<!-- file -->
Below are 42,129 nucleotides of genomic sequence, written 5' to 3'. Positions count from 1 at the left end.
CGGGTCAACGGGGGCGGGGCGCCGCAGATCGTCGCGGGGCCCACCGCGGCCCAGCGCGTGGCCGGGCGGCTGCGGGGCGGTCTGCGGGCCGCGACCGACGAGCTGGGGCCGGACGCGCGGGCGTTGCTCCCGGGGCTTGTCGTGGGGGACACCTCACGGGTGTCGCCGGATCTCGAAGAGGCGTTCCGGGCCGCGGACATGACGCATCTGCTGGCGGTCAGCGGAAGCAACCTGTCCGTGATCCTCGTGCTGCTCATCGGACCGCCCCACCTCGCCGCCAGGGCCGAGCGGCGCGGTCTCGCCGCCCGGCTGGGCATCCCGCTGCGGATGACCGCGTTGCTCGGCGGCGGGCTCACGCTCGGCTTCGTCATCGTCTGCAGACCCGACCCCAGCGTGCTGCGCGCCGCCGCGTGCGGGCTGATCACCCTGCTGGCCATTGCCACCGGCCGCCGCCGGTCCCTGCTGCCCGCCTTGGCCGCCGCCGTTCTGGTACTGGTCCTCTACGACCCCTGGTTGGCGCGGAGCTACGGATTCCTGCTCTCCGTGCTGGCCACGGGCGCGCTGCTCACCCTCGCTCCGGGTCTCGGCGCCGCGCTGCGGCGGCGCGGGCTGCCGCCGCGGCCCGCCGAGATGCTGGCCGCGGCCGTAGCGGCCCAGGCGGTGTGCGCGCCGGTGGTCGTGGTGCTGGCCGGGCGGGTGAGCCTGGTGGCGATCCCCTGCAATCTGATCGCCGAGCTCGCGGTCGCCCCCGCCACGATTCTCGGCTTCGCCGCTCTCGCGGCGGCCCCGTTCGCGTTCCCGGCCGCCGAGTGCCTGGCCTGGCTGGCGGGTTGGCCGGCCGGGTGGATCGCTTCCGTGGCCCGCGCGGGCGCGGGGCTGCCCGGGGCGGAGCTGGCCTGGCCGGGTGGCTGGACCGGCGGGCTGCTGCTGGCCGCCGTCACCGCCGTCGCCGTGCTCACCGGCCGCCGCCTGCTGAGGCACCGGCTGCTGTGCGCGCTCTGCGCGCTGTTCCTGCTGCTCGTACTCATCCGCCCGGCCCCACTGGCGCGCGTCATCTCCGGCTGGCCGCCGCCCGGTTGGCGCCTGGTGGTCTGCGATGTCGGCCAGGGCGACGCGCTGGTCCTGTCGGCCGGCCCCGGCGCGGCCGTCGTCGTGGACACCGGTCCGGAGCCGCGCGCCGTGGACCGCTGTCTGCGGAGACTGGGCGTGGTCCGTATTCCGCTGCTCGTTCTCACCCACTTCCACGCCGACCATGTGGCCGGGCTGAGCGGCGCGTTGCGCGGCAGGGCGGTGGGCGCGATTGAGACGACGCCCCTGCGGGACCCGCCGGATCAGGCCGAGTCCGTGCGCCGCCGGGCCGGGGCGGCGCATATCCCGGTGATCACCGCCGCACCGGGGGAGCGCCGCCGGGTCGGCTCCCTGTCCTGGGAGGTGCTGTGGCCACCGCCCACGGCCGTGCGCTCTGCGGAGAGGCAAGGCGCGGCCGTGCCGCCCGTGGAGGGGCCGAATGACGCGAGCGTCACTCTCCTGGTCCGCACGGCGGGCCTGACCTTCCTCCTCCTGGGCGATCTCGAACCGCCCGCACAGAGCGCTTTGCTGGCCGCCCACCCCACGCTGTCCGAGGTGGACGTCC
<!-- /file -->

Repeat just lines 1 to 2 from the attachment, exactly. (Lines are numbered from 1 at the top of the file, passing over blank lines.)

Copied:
Below are 42,129 nucleotides of genomic sequence, written 5' to 3'. Positions count from 1 at the left end.
CGGGTCAACGGGGGCGGGGCGCCGCAGATCGTCGCGGGGCCCACCGCGGCCCAGCGCGTGGCCGGGCGGCTGCGGGGCGGTCTGCGGGCCGCGACCGACGAGCTGGGGCCGGACGCGCGGGCGTTGCTCCCGGGGCTTGTCGTGGGGGACACCTCACGGGTGTCGCCGGATCTCGAAGAGGCGTTCCGGGCCGCGGACATGACGCATCTGCTGGCGGTCAGCGGAAGCAACCTGTCCGTGATCCTCGTGCTGCTCATCGGACCGCCCCACCTCGCCGCCAGGGCCGAGCGGCGCGGTCTCGCCGCCCGGCTGGGCATCCCGCTGCGGATGACCGCGTTGCTCGGCGGCGGGCTCACGCTCGGCTTCGTCATCGTCTGCAGACCCGACCCCAGCGTGCTGCGCGCCGCCGCGTGCGGGCTGATCACCCTGCTGGCCATTGCCACCGGCCGCCGCCGGTCCCTGCTGCCCGCCTTGGCCGCCGCCGTTCTGGTACTGGTCCTCTACGACCCCTGGTTGGCGCGGAGCTACGGATTCCTGCTCTCCGTGCTGGCCACGGGCGCGCTGCTCACCCTCGCTCCGGGTCTCGGCGCCGCGCTGCGGCGGCGCGGGCTGCCGCCGCGGCCCGCCGAGATGCTGGCCGCGGCCGTAGCGGCCCAGGCGGTGTGCGCGCCGGTGGTCGTGGTGCTGGCCGGGCGGGTGAGCCTGGTGGCGATCCCCTGCAATCTGATCGCCGAGCTCGCGGTCGCCCCCGCCACGATTCTCGGCTTCGCCGCTCTCGCGGCGGCCCCGTTCGCGTTCCCGGCCGCCGAGTGCCTGGCCTGGCTGGCGGGTTGGCCGGCCGGGTGGATCGCTTCCGTGGCCCGCGCGGGCGCGGGGCTGCCCGGGGCGGAGCTGGCCTGGCCGGGTGGCTGGACCGGCGGGCTGCTGCTGGCCGCCGTCACCGCCGTCGCCGTGCTCACCGGCCGCCGCCTGCTGAGGCACCGGCTGCTGTGCGCGCTCTGCGCGCTGTTCCTGCTGCTCGTACTCATCCGCCCGGCCCCACTGGCGCGCGTCATCTCCGGCTGGCCGCCGCCCGGTTGGCGCCTGGTGGTCTGCGATGTCGGCCAGGGCGACGCGCTGGTCCTGTCGGCCGGCCCCGGCGCGGCCGTCGTCGTGGACACCGGTCCGGAGCCGCGCGCCGTGGACCGCTGTCTGCGGAGACTGGGCGTGGTCCGTATTCCGCTGCTCGTTCTCACCCACTTCCACGCCGACCATGTGGCCGGGCTGAGCGGCGCGTTGCGCGGCAGGGCGGTGGGCGCGATTGAGACGACGCCCCTGCGGGACCCGCCGGATCAGGCCGAGTCCGTGCGCCGCCGGGCCGGGGCGGCGCATATCCCGGTGATCACCGCCGCACCGGGGGAGCGCCGCCGGGTCGGCTCCCTGTCCTGGGAGGTGCTGTGGCCACCGCCCACGGCCGTGCGCTCTGCGGAGAGGCAAGGCGCGGCCGTGCCGCCCGTGGAGGGGCCGAATGACGCGAGCGTCACTCTCCTGGTCCGCACGGCGGGCCTGACCTTCCTCCTCCTGGGCGATCTCGAACCGCCCGCACAGAGCGCTTTGCTGGCCGCCCACCCCACGCTGTCCGAGGTGGACGTCC